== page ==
I’m glad to announce another version of PowerShell PKI module release.

What’s new?

This release includes major internal code changes with new functionality.

  • Code reorganization

At first, I completely separated Abstract Syntax Notation (ASN.1) code from main library to a dedicated DLL: SysadminsLV.Asn1Parser.dll. As I mentioned in one of previous posts, PKI.Core.dll and ASN parser are opensourced on GitHub: pkix.net and Asn1DerParser.NET.

Documentation for APIs in the PKI.Core.dll is here: PKI Library documentation. Documentation for ASN parser is pending.

  • New module documentation

As you may know, I moved all module documentation to dedicated directory on my web site: PowerShell PKI Module. All wiki docs on CodePlex are deprecated and deleted. Though, for compatibility purposes, pages themselves are not wiped, instead, they store URLs to new doc pages.

Despite the fact that documentation was moved from CodePlex, all releases, discussions and issue tracker are still on CodePlex and I don’t have plans to move them in near time.

New X.509 certificate extension classes

Added managed implementation of the following X.509 extensions:

Now, you can use them to encode/decode these extension in managed way.

Existing changes and improvements

I have deprecated two old functions that used to enumerate cryptographic service providers: Get-CryptographicServiceProviderEx and Get-CryptographicServiceProviderCNG. They are replaced by a unified command Get-CryptographicServiceProvider which supports all provider types, including CSP and modern, key storage providers.

Convert-PfxToPem

Based on feature requests in this working item: https://pspki.codeplex.com/workitem/91, I added the ‘-IncludeChain’ switch parameter to Convert-PfxToPem command, which exports all available intermediate certificates to PEM file.

Convert-PemToPfx

Again, based on feature request, I reworked the command in the following way:

  • get rid of Certutil and using completely managed way to associate PKCS#1/PKCS#8 key with X.509 certificate
  • Added an ability to provide key description information, including CSP where to load the key, key spec.
  • Added an ability to install converted certificate to local certificate store without saving intermediate PFX file. Now, it is possible to install the certificate to certificate store, export to PFX file or do both.

OCSP

After private discussions with Windows PKI Team I realized that my managed OCSP client doesn’t behave correctly and in most cases produce different results comparing with OCSP implementation in Windows CryptoAPI. The biggest problem there was network method. By default, Windows OCSP client sends HTTP GET request to OCSP server. If the request was unsuccessful and server returned either, HTTP404 or HTTP405, a HTTP POST is attempted. If server returned any other HTTP error, the code doesn’t fallback to HTTP POST and immediately reports that OCSP server is non-functional.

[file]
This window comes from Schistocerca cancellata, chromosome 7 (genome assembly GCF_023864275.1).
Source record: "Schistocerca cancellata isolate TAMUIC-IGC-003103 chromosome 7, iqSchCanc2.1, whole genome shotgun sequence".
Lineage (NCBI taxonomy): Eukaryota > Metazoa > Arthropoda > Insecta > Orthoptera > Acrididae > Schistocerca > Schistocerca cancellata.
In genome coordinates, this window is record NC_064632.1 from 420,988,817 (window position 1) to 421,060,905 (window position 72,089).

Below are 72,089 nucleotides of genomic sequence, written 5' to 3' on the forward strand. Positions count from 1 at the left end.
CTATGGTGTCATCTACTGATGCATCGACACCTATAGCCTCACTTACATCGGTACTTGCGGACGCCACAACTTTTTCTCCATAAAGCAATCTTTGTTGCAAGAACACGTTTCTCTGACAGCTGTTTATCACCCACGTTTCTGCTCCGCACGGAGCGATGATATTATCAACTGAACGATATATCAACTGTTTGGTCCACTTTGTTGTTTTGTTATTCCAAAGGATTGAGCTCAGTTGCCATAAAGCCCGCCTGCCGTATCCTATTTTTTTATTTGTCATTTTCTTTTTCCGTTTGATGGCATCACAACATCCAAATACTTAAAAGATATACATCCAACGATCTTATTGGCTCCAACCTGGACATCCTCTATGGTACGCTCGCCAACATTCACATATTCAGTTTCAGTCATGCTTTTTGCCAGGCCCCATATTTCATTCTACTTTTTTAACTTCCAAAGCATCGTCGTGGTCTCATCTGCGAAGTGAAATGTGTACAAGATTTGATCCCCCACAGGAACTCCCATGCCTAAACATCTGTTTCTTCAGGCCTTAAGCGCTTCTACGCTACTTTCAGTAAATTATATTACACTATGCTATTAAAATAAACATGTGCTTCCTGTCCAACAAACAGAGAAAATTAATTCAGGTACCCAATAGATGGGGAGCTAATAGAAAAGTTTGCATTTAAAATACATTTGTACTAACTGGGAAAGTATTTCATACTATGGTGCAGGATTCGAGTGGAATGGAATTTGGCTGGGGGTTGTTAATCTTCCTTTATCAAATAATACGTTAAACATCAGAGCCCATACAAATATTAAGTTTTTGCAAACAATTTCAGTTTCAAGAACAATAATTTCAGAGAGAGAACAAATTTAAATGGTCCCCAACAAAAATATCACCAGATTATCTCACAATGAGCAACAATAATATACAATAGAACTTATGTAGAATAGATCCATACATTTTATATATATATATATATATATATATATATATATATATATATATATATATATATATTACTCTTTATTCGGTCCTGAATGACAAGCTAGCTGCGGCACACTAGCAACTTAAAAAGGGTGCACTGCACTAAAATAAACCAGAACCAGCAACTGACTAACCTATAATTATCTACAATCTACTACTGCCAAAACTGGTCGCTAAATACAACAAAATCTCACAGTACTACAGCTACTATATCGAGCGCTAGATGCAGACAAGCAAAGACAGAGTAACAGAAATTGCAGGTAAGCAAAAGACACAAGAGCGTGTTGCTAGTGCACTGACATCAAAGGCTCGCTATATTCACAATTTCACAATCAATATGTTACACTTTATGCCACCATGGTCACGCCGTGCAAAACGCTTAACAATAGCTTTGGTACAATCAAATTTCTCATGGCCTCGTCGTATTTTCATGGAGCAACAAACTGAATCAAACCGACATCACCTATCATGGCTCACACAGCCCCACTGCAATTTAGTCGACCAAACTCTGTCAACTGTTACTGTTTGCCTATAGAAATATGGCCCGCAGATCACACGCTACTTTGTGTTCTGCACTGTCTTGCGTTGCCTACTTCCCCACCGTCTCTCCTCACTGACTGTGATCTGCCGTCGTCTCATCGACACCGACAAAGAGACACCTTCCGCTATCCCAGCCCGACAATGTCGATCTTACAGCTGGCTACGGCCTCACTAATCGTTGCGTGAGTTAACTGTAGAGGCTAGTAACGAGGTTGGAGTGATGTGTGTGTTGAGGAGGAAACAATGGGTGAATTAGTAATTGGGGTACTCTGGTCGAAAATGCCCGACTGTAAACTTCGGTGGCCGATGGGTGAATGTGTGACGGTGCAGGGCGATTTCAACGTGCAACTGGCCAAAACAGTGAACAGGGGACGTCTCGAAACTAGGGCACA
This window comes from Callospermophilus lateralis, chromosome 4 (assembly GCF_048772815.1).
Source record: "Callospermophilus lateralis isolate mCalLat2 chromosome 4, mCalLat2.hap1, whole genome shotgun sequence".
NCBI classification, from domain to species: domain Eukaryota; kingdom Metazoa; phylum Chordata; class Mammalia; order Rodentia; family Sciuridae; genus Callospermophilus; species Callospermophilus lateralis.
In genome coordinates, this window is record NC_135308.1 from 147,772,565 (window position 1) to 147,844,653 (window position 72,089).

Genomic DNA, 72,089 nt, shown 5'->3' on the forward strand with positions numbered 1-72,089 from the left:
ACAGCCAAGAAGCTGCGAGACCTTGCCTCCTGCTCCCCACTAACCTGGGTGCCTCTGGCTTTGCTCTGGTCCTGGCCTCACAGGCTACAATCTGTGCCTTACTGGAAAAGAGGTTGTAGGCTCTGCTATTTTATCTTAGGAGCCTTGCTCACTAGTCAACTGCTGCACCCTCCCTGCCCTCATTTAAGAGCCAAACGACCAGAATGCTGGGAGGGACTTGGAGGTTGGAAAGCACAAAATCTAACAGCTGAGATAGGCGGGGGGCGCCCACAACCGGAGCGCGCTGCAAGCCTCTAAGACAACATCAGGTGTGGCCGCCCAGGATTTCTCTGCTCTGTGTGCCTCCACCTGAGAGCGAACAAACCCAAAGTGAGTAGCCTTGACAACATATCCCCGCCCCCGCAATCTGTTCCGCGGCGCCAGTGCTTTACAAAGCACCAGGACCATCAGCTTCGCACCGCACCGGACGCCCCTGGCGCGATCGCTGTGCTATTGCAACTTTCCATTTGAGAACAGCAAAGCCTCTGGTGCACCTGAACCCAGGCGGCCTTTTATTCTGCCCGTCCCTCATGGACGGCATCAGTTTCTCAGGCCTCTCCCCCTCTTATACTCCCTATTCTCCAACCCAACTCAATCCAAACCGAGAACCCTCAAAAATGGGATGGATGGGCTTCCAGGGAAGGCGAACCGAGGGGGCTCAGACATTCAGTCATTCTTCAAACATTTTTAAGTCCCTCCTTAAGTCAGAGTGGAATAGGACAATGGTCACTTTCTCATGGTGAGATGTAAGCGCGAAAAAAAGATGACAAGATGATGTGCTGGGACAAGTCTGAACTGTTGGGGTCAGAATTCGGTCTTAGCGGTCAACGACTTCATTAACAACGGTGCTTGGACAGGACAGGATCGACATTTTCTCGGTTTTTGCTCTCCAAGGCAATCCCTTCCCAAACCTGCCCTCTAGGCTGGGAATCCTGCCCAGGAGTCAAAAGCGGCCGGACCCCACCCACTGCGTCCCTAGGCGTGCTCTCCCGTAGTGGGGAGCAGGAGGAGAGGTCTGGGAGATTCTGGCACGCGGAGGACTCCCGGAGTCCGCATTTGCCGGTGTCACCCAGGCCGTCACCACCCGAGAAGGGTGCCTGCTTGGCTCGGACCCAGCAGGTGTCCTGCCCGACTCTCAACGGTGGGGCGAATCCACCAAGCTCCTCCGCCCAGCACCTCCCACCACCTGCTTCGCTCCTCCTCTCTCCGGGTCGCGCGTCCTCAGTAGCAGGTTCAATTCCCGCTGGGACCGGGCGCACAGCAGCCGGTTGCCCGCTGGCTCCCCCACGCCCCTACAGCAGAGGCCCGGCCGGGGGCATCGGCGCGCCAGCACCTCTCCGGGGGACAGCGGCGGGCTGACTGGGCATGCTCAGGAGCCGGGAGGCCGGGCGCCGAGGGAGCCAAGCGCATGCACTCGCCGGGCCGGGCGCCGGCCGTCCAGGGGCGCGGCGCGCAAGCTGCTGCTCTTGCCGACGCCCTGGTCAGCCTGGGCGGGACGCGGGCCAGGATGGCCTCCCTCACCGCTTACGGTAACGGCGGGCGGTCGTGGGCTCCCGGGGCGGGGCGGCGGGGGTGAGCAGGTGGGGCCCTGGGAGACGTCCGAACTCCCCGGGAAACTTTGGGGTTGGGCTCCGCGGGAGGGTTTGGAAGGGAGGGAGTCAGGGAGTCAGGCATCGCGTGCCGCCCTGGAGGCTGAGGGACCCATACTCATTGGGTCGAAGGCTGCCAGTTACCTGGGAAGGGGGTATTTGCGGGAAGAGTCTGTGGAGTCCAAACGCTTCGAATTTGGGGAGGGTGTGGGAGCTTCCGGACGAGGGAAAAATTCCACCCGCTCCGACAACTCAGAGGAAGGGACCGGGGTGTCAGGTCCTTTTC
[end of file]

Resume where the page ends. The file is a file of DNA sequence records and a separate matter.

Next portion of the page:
In addition, I made OCSPRequest class more flexible and powerful.

At first, I get rid of 8(!) very similar constructors and ended up with only 4 different constructors. Previously, the code retrieved issuer information by building the certificate chain and failed if chain cannot be constructed. Now it is possible to construct the OCSP request by using OCSPRequest(X509Certificate2Collection, X509Certificate2) constructor, where you can pass issuer certificate explicitly, as the result you can work with certificates whose chain is unavailable at the moment. I updated all related classes to support explicit issuer information: CertID, OCSPSingleRequest and OCSPRequest classes.

To achieve request configuration, almost all class properties are now read-write. Sometimes I receive reports that customer’s OCSP server is behind proxy, requires authentication, and so on, I decided to add this functionality in the class. Now you can specify/override:

  • OCSP server URL;
  • Proxy settings for network connection;
  • Authenticate on OCSP server by using Basic Authentication;
  • Digitally sign OCSP request (although defined in RFC, I’m not aware about any server that would support this);
  • Specify preferred signature algorithm that server shall use when signing response (supported in RFC6960).

Bug fixes

As always, I’m trying to make the module more stable and constantly working on bug fixes. The following working items/bugs are fixed/closed:

Download

And here is the download link for PowerShell PKI Module v3.2.5: PowerShell PKI Module v3.2.5


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Comments:

Sagar Shah
Sagar Shah 15.12.2016 10:23 (GMT+3) PowerShell PKI Module v3.2.5 is released!

I am trying to read crl file using your dll's. The line X509CRL2 crl = new X509CRL2(@"C:\CRL\LatestCRL.crl"); hangs. I wated for 10 min but still the object is not created.

Please help me.

Vadims Podāns
Vadims Podāns 15.12.2016 19:09 (GMT+3) PowerShell PKI Module v3.2.5 is released!

Can you provide your CRL file?


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